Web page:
February 26, 1913

Considerable light was thrown on the past life of B.T. Ingham, who was found dead in his room at the Holland Hotel yesterday by M.G. O'Malley, state manager of the Fraternal Brotherhood, who had a lengthy conversation Saturday with Ingham, both being guests at the Holland."Ingham told me several things concerning his past life during our conversation," stated Mr. O'Malley today, "and in view of the mystery regarding his past they may be of interest.

"Ingham told me that he was born and raised at Waco, Texas, and that he was a graduate of Ann Arbor. He seemed well educated. He stated that he was a steeple jack by profession and had formerly been an engineer in the employ of the Great Northern, running out of Missoula, Mont. I presume that by following up these statements his relatives may be located."

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Believing that an inquest in such cases as the one held Monday over the remains of B.T. Ingham, who was found dead in his room at the Hotel Holland yesterday, is entirely unnecessary and that it is only a needless expense to the taxpayers, Frank L. Tou Velle, county judge, announced this morning that he would disallow any tax bills rendered to the county by the coroner for an inquest under such circumstances.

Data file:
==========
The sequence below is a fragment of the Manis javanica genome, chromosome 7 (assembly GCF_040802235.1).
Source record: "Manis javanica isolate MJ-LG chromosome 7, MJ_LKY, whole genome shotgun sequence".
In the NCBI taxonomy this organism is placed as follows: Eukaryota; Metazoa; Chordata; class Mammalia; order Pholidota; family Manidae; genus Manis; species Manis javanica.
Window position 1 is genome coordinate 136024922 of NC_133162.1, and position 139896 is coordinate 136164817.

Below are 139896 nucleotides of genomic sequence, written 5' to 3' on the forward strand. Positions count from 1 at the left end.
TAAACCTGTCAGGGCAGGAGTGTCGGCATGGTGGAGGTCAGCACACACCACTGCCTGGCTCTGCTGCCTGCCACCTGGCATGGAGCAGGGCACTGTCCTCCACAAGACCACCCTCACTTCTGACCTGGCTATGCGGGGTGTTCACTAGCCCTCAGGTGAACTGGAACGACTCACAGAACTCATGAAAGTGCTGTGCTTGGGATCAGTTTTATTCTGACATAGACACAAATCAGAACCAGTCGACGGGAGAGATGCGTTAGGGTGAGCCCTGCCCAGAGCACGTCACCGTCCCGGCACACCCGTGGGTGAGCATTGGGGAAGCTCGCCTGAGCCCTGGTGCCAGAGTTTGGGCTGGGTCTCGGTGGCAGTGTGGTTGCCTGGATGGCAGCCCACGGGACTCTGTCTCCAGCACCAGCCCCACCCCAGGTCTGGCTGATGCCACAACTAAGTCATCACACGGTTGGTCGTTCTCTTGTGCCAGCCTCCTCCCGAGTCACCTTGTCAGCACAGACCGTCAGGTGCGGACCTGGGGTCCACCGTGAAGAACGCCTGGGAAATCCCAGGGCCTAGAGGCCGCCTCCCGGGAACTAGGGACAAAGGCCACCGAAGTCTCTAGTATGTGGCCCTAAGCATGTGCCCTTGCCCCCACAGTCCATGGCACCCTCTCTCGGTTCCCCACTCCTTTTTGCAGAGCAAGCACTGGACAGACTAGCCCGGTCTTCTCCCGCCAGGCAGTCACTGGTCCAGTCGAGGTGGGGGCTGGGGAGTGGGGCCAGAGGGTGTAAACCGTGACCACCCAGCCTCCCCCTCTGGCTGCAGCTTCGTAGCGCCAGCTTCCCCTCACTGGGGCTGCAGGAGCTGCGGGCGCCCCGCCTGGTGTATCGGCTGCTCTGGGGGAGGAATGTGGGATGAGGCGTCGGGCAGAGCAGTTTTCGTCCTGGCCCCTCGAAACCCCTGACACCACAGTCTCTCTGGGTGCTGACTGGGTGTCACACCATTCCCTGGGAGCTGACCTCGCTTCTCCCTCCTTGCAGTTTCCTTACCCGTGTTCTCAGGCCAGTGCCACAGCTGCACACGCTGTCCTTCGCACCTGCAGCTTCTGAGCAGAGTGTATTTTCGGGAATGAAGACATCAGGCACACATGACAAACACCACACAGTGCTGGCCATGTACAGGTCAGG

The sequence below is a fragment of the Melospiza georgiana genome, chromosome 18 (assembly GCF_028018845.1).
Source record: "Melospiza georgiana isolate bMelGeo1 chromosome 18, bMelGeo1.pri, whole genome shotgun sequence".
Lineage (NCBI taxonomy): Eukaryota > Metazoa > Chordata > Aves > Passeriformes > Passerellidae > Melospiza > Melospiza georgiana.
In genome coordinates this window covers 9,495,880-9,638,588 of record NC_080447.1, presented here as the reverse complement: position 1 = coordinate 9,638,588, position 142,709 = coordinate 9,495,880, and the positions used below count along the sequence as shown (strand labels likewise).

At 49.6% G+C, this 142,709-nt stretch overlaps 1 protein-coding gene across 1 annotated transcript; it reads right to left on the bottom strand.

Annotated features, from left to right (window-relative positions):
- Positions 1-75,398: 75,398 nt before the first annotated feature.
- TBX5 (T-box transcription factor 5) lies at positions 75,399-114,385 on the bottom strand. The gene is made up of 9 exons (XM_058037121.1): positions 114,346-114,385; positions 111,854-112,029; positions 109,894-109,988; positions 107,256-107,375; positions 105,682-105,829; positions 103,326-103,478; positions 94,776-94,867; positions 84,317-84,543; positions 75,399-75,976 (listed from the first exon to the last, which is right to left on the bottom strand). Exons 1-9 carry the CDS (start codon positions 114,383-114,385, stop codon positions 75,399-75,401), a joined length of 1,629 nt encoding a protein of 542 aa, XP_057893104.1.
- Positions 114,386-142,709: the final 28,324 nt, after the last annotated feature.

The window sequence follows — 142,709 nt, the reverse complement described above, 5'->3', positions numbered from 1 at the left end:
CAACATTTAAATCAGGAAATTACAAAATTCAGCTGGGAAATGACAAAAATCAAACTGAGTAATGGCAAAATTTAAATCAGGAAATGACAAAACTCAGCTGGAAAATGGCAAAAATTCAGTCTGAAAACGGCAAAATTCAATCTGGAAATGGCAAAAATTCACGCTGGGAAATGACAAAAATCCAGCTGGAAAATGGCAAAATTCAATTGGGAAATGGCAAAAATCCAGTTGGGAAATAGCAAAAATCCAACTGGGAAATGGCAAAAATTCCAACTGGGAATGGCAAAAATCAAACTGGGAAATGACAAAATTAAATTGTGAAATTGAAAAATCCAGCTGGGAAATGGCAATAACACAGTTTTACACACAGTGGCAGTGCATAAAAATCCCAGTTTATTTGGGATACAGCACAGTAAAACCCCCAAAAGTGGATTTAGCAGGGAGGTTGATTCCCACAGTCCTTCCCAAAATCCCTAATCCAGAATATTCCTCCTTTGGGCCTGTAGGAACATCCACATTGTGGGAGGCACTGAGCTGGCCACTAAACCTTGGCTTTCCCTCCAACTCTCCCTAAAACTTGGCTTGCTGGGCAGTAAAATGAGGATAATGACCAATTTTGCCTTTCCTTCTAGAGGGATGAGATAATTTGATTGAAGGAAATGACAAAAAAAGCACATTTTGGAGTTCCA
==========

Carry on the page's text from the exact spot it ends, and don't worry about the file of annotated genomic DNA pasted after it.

"The holding of an inquest is very necessary in certain cases where there is some suspicion that a crime has been committed," stated Judge Tou Velle, "but to hold an inquest where there is no suspicion of crime is a needless expense, and I do not propose to see the taxpayers imposed upon in this manner any more than in other ways.

"This is the second time to my personal knowledge that a needless inquest, with its expense to the taxpayers, has been held. The first was over the remains of William Vincent, accidentally killed in the presence of a score of witnesses. Vincent himself spoke of the manner in which he lost his life before he died. Yet an inquest was held costing the taxpayers over $70. This bill, however, was disallowed by the former county court, and when presented to us last month, again turned down. This will be the fate of all bills for inquests where there is no suspicion of a crime in connection with the death."


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